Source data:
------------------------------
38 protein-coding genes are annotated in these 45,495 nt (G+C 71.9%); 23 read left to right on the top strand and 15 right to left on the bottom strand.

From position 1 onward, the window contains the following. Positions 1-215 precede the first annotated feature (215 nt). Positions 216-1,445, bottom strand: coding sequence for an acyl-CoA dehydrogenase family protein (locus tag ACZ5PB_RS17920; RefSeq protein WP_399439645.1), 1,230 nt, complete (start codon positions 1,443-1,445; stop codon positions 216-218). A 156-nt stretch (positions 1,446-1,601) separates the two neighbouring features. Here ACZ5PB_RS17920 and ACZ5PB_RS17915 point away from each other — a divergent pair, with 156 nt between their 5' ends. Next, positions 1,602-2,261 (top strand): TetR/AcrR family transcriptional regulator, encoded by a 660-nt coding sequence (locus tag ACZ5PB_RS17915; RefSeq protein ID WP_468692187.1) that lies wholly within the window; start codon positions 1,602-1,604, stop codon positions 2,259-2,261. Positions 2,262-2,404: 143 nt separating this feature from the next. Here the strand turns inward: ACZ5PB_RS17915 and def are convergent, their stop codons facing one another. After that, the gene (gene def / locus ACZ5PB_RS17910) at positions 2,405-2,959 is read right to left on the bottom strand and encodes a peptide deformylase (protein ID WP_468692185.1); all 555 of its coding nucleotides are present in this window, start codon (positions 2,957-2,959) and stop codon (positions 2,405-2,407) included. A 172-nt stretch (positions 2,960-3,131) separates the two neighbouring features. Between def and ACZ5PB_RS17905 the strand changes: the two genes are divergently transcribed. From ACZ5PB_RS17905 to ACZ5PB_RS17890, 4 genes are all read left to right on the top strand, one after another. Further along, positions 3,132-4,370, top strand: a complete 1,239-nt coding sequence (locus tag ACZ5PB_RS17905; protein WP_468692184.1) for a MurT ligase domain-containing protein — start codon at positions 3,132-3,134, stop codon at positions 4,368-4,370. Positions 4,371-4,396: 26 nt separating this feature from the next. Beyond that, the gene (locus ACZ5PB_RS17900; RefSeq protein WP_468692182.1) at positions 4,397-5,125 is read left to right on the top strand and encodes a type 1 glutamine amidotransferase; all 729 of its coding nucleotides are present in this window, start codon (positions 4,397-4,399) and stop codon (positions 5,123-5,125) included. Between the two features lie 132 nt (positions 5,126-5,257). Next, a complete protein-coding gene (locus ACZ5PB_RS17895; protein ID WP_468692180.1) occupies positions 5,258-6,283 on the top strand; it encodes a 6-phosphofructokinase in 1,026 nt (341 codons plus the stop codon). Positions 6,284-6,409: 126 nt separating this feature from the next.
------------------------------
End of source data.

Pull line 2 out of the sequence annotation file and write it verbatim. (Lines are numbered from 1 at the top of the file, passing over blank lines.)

From position 1 onward, the window contains the following. Positions 1-215 precede the first annotated feature (215 nt). Positions 216-1,445, bottom strand: coding sequence for an acyl-CoA dehydrogenase family protein (locus tag ACZ5PB_RS17920; RefSeq protein WP_399439645.1), 1,230 nt, complete (start codon positions 1,443-1,445; stop codon positions 216-218). A 156-nt stretch (positions 1,446-1,601) separates the two neighbouring features. Here ACZ5PB_RS17920 and ACZ5PB_RS17915 point away from each other — a divergent pair, with 156 nt between their 5' ends. Next, positions 1,602-2,261 (top strand): TetR/AcrR family transcriptional regulator, encoded by a 660-nt coding sequence (locus tag ACZ5PB_RS17915; RefSeq protein ID WP_468692187.1) that lies wholly within the window; start codon positions 1,602-1,604, stop codon positions 2,259-2,261. Positions 2,262-2,404: 143 nt separating this feature from the next. Here the strand turns inward: ACZ5PB_RS17915 and def are convergent, their stop codons facing one another. After that, the gene (gene def / locus ACZ5PB_RS17910) at positions 2,405-2,959 is read right to left on the bottom strand and encodes a peptide deformylase (protein ID WP_468692185.1); all 555 of its coding nucleotides are present in this window, start codon (positions 2,957-2,959) and stop codon (positions 2,405-2,407) included. A 172-nt stretch (positions 2,960-3,131) separates the two neighbouring features. Between def and ACZ5PB_RS17905 the strand changes: the two genes are divergently transcribed. From ACZ5PB_RS17905 to ACZ5PB_RS17890, 4 genes are all read left to right on the top strand, one after another. Further along, positions 3,132-4,370, top strand: a complete 1,239-nt coding sequence (locus tag ACZ5PB_RS17905; protein WP_468692184.1) for a MurT ligase domain-containing protein — start codon at positions 3,132-3,134, stop codon at positions 4,368-4,370. Positions 4,371-4,396: 26 nt separating this feature from the next. Beyond that, the gene (locus ACZ5PB_RS17900; RefSeq protein WP_468692182.1) at positions 4,397-5,125 is read left to right on the top strand and encodes a type 1 glutamine amidotransferase; all 729 of its coding nucleotides are present in this window, start codon (positions 4,397-4,399) and stop codon (positions 5,123-5,125) included. Between the two features lie 132 nt (positions 5,126-5,257). Next, a complete protein-coding gene (locus ACZ5PB_RS17895; protein ID WP_468692180.1) occupies positions 5,258-6,283 on the top strand; it encodes a 6-phosphofructokinase in 1,026 nt (341 codons plus the stop codon). Positions 6,284-6,409: 126 nt separating this feature from the next.